The high conservation of the complex primary structure of DAPK and the presence of several protein-protein interaction motifs including several ankyrin repeat motifs and a death domain suggested that in addition to substrate binding and activation by calcium/calmodulin, this Ser/Thr kinase might be associated with other cellular proteins. A yeast two-hybrid interaction screen has identified a new protein called DIP-1, which binds to the ankyrin repeat region of DAPK, and co-immunoprecipitation studies have confirmed that DIP-1 and DAPK are associated in cells. Although understanding the structural components and the regulation of DAPK and DIP-1 interactions will be critical to understanding their collaborative function in apoptosis regulation, the similarity between the RING fingers in DIP-1 and those present in IAP-1 and IAP-2 led us to focus on examining the functional properties of the carboxyl-terminal region containing these motifs in DIP-1.
The primary sequence of DIP-1 has several interesting structural motifs including a B-box-type zinc finger, a series of nine ankyrin repeats, and a carboxyl-terminal region that contains three putative RING finger domains with an α
-helical coiled-coil structure that separates RING2 from RING3. Classical RING finger domains are defined by a specific pattern of cysteine and histidine residues that are involved in the binding of zinc, which is important for the folding of the domain and its activities. Many RING domain proteins also have B-box zinc fingers and coiled-coil motifs arranged in a conserved order, and these motifs may function as additional sites of protein interactions (31
). This has led to the suggestion that collectively these motifs function as a molecular scaffold to mediate the organization of large protein signaling complexes, and the identification of DIP-1 as a component of proteins that are associated in a complex with DAPK supports this proposal.
One specific function that has been ascribed to the RING finger domain is its ability to act as an E3 ligase in the ubiquitin proteasome pathway (11
). Consistent with this, we have determined that DIP-1 can autoubiquitinate in vitro
in the presence of ubiquitin-activating E1 and ubiquitin-conjugating E2 enzymes, suggesting that DIP-1 is a member of the “single subunit” class of RING domain E3 ligase (1
). Although we do not know if the autoubiquitination is inter- or intramolecular, the demonstration that DIP-1 is found as a polyubiquitinated protein in vivo
suggests this may serve as mechanism to down-regulate DIP-1 expression.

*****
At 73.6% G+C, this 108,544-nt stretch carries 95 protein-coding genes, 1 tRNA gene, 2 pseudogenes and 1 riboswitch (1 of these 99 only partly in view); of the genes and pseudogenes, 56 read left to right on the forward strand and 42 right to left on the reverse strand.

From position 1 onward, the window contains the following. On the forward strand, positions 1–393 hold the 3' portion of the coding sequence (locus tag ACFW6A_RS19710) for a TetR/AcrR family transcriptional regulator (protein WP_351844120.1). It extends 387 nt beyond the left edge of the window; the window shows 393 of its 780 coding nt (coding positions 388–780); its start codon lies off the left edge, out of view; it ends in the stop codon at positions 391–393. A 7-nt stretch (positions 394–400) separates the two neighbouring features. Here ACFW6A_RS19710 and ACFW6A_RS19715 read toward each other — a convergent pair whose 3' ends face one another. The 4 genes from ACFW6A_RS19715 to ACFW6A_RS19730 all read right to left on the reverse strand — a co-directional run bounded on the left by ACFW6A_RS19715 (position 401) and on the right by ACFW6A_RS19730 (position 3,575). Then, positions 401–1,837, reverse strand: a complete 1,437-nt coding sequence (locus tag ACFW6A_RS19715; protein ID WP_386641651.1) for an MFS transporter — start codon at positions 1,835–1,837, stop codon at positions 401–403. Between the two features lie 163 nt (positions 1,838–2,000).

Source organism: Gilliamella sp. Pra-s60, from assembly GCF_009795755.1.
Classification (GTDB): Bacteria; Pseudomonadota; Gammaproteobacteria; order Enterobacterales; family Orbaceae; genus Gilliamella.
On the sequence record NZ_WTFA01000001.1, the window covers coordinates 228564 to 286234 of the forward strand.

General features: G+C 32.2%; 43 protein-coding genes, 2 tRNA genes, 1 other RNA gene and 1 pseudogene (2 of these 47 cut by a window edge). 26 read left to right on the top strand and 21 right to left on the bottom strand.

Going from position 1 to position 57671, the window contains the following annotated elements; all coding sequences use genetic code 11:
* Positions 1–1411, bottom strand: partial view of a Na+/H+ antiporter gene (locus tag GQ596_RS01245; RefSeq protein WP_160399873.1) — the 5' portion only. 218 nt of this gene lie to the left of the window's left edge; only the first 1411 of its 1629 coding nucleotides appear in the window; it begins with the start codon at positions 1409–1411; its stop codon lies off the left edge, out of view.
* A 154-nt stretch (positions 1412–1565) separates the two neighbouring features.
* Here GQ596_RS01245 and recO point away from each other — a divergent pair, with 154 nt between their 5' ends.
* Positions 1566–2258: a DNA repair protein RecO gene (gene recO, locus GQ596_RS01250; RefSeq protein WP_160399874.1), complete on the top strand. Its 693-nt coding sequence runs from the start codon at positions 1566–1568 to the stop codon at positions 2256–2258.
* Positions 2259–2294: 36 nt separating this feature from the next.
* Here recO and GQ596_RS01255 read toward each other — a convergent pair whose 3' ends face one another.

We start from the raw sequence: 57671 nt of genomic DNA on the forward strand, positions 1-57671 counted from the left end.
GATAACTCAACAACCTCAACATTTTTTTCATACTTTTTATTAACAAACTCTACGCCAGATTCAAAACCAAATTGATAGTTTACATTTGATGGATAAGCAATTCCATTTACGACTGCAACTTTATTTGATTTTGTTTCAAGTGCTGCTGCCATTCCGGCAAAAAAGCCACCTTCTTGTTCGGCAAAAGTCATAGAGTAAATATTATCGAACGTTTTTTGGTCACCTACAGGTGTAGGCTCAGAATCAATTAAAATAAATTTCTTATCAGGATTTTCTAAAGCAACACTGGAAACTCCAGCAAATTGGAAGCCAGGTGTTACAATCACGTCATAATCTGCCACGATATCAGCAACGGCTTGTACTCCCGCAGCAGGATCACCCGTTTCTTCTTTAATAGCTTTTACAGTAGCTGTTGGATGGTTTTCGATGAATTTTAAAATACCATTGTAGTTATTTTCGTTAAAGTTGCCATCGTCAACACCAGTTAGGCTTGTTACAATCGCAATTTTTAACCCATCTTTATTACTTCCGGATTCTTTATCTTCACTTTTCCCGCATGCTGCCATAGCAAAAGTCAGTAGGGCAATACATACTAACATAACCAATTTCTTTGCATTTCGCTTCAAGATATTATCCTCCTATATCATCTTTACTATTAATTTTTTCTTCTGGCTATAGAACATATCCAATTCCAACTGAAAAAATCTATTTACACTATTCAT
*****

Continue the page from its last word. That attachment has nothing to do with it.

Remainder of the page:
The determination that DAPK is also found in vivo as a polyubiquitinated protein also suggests that cellular levels of DAPK are regulated by the ubiquitin-proteasome system; the association of DIP-1 with DAPK provided the basis for proposing that DAPK is a target for DIP-1-mediated ubiquitination, and four experimental approaches were utilized to confirm this proposal. First, an in vitro ubiquitination assay using purified RING1–3 as an E3 ligase in the presence of purified E1 and E2 showed that DAPK can be polyubiquitinated by DIP-1. An add-back experiment using purified DIP-1-(492–1006) to supplement DIP-1-immunodepleted cell lysates restored the appearance of polyubiquitinated DAPK. Western blotting to examine the in vivo ubiquitination levels of DAPK in cell lines that overexpress either DIP-1 or RING1–3 showed enhanced ubiquitination of DAPK in these cells compared with the parental HeLa cells. Finally, the endogenous levels of DAPK are diminished significantly in HeLa cell lines overexpressing DIP-1 or RING1–3, suggesting that the endogenous levels of DAPK may be regulated by DIP. Together these findings support the proposal that the apoptosis regulatory protein kinase DAPK is a target for ubiquitination and proteasome degradation by the E3 ligase activity of one of its binding proteins, DIP-1.
Although additional work will be needed to determine whether DIP-1 has other ubiquitination targets, the ability of DIP-1 to deplete cellular levels of DAPK by targeting it for proteasomal degradation suggests a mechanism by which DIP-1 could antagonize the anti-apoptotic effects of DAPK to promote TNF-induced apoptosis. Paralleling our previous findings with DAPK (17
), we also find that DIP-1 enhances caspase-3 and caspase-9 activities while having little effect on TNF-induced caspase-8 activity. These results suggest that both DAPK and DIP-1 act downstream of caspase-8 and before the release of cytochrome c
from the mitochondria. Because previous studies suggest that human DAPK-α
promotes apoptosis or autophagy in variety of cell types (13
), it is still unclear as to why our results consistently show that expression of mouse DAPK-α
has no effect and DAPK-β
is a strong anti-apoptotic factor for TNF-induced apoptosis in several cell lines.
In summary, these studies have identified a novel RING finger protein, which has been named DIP-1 (D
rotein). DIP-1 has intrinsic E3 ligase activity and can self-ubiquitinate in vitro
. In vivo
, DIP-1 can be detected as a polyubiquitinated protein, suggesting that the intracellular levels of DIP-1 are regulated by the ubiquitin proteasome system. The determination that DAPK is an in vitro
as well as in vivo
target for ubiquitination by DIP-1 provides a mechanism by which DAPK activities may be regulated through proteasomal degradation. Finally, we show that expression of DIP-1 can antagonize the anti-apoptotic activity of DAPK to promote a caspase-dependent apoptosis. This result is consistent with our previous determination that DAPK is an important anti-apoptotic survival factor in cells (17